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Mitch Revs’ finding home


Mitch “Revs” Resevsky has launched himself into a new project. 

After what has been a very busy two years for the first-time dad, he has found a place for his creative side to call home. 

On Saturday 25 March, the popular Newcastle artist opened what he prefers to call a destination space. 

The six-hour grand opening event attracted a regular crowd of onlookers, record sales of merchandise and a lucky winner taking home a one-of-a-kind Mitch Revs artwork. 

The new gallery at The Junction is the result of four months of hard work.

And, it’s a labour-of-love he is very proud of. 

“We are more of a destination space because we are a service-based gallery,” he explains. 

“We are now offering custom framing, custom printing, and we support more than 50 local artists.” 

The change, he says, is the result of a new direction. 

“I think people get confused, when they see [the word] gallery they think it’s a viewing space with artworks on the wall, and I suppose that’s what we were,” he said. 

“But we’ve transformed, which is what happens when you have a business – you need to adapt to stay afloat. 

“When we first started it was just my artworks hanging on the walls, there was no merchandise, but that only lasts for so long before you have to ask yourself ‘okay what are we going to do next?’

“That’s when we started offering services for other artists. We were doing exhibitions for artists in our own space, and then you find other independent galleries popping up and it’s time to adapt again. 

“It’s also a lot of work to get other artists ready to exhibit, so we’re going in a different direction again.” 

Rather than exhibiting other artists, Mitch and his team will use the space to help them prepare to host their own exhibitions. 

“We assist them with their printing, their framing, anything that they need to get ‘exhibition-ready’, that’s what we’re focusing on now,” he explains. 


He’s been selling his iconic Newcastle paintings for more than a decade now. 

However, the Mitch Revs Gallery has been running for almost six years, formerly on Hunter Street.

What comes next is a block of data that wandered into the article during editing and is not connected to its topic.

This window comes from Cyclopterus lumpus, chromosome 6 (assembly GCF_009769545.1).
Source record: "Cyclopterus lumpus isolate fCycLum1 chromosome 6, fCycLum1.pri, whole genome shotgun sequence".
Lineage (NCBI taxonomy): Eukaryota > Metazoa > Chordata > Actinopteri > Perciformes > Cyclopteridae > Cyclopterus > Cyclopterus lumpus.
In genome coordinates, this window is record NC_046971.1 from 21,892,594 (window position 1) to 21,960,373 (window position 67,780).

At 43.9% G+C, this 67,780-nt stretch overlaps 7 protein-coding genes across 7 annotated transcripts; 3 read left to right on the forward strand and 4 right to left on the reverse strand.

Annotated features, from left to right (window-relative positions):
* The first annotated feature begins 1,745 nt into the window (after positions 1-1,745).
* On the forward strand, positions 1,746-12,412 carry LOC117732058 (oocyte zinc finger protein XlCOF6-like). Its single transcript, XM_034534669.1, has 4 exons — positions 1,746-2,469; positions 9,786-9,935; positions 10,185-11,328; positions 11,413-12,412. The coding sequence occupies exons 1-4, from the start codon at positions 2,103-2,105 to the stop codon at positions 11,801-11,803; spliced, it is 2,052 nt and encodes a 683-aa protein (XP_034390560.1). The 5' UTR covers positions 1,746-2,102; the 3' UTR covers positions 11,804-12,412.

“We’re excited to be in The Junction now, there’s a real buzz about the place.” 

Work is not the only thing that has been keeping the local identity busy of late. 

Fourteen months ago, Mitch and his partner Emily joined the roller-coaster ride of parenthood when their twins Bodhi and Bobbi were born. 

“They’re the craziest kids I’ve ever met,” Mitch says of the pair that are on the brink of toddling. 

“I can handle a lot, but these guys are relentless. I don’t know how Emily does it all day long.  

“They’re very busy kids. 

“From observing the friends that I have with kids the same age it’s like ‘how did you get your kid to do that? With the twins, we hold them on our hips, and they just want to spin around, and they want to wriggle around and I’m like ‘why? – just chill.” 

Mitch’s mum tells him he was exactly the same. 

“Yeah, apparently I was a very busy kid.” 

Aside from juggling two toddlers, Mitch sourced and renovated the Union Street site in four months.  

“I’d always wanted to be in The Junction, but everything seemed to get snapped up off market, which made it pretty hard,” he told the Newcastle Weekly

“I got a message one day saying ‘hey the old chemist has gone’ so I drove past, and I thought it had just happened but apparently it had been sitting empty for about three months.  

“Now I understand why no one wanted to take it on. The amount of work we had to do to get it to this point was incredible.  

“We’ve done two house renos and three shop fit outs and I thought this’d be fine but from the get-go, because of the age of the building, everything that was currently there that looked okay, once you poked at it, it fell apart, starting with the floor.” 

Not deterred by the workload, with the help of local trades he has created a space he is proud to share. 

“There’s been a lot of heart and soul put into it,” he reflects. 

“It’s taken a while but we’re happy with it, we should be here for at least another ten years. 

“This is visually how I’d always wanted the space to look and feel.” 

His hope is that the space becomes more than a shopfront or a gallery. 

“You notice with art galleries that people just look through the window,” Mitch said.  

“There’s this stigma around galleries where I feel people feel like if they go in, they need to buy something.  

“We’re so not about that.  

“It’s about just coming in and feeling something. That’s what I try to do. I’ve even said that to people ‘stop standing out the front, just come in and have a laugh and enjoy it. Leave feeling inspired, there’s so much to learn from the artworks.